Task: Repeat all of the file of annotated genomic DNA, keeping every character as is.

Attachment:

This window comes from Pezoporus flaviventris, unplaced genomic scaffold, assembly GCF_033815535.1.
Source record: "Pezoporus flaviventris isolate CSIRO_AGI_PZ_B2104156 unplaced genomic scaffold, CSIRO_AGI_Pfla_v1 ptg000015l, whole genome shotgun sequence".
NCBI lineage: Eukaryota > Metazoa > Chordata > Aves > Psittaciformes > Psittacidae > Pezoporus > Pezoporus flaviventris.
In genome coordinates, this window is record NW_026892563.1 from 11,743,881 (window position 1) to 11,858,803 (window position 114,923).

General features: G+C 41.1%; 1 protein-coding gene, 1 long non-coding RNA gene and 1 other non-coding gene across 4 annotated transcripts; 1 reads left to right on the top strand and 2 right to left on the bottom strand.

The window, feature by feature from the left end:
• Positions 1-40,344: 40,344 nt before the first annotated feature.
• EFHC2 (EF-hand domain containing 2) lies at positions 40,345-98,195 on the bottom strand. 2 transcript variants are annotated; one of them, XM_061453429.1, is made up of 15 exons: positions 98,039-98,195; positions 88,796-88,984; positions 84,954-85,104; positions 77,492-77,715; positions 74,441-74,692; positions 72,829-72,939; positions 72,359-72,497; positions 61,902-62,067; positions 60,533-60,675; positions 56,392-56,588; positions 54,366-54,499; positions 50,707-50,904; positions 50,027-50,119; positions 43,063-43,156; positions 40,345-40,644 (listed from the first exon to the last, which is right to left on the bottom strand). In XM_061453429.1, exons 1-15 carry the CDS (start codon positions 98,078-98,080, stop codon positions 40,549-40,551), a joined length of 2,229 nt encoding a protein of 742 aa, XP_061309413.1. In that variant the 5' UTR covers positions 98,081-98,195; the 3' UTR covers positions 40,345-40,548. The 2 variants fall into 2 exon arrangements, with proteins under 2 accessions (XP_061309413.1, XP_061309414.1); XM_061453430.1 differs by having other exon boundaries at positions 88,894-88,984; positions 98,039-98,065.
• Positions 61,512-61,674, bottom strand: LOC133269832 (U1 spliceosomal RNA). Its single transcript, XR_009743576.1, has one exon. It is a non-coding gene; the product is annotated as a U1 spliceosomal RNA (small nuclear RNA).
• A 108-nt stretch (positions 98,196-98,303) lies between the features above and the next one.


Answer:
This window comes from Pezoporus flaviventris, unplaced genomic scaffold, assembly GCF_033815535.1.
Source record: "Pezoporus flaviventris isolate CSIRO_AGI_PZ_B2104156 unplaced genomic scaffold, CSIRO_AGI_Pfla_v1 ptg000015l, whole genome shotgun sequence".
NCBI lineage: Eukaryota > Metazoa > Chordata > Aves > Psittaciformes > Psittacidae > Pezoporus > Pezoporus flaviventris.
In genome coordinates, this window is record NW_026892563.1 from 11,743,881 (window position 1) to 11,858,803 (window position 114,923).

General features: G+C 41.1%; 1 protein-coding gene, 1 long non-coding RNA gene and 1 other non-coding gene across 4 annotated transcripts; 1 reads left to right on the top strand and 2 right to left on the bottom strand.

The window, feature by feature from the left end:
• Positions 1-40,344: 40,344 nt before the first annotated feature.
• EFHC2 (EF-hand domain containing 2) lies at positions 40,345-98,195 on the bottom strand. 2 transcript variants are annotated; one of them, XM_061453429.1, is made up of 15 exons: positions 98,039-98,195; positions 88,796-88,984; positions 84,954-85,104; positions 77,492-77,715; positions 74,441-74,692; positions 72,829-72,939; positions 72,359-72,497; positions 61,902-62,067; positions 60,533-60,675; positions 56,392-56,588; positions 54,366-54,499; positions 50,707-50,904; positions 50,027-50,119; positions 43,063-43,156; positions 40,345-40,644 (listed from the first exon to the last, which is right to left on the bottom strand). In XM_061453429.1, exons 1-15 carry the CDS (start codon positions 98,078-98,080, stop codon positions 40,549-40,551), a joined length of 2,229 nt encoding a protein of 742 aa, XP_061309413.1. In that variant the 5' UTR covers positions 98,081-98,195; the 3' UTR covers positions 40,345-40,548. The 2 variants fall into 2 exon arrangements, with proteins under 2 accessions (XP_061309413.1, XP_061309414.1); XM_061453430.1 differs by having other exon boundaries at positions 88,894-88,984; positions 98,039-98,065.
• Positions 61,512-61,674, bottom strand: LOC133269832 (U1 spliceosomal RNA). Its single transcript, XR_009743576.1, has one exon. It is a non-coding gene; the product is annotated as a U1 spliceosomal RNA (small nuclear RNA).
• A 108-nt stretch (positions 98,196-98,303) lies between the features above and the next one.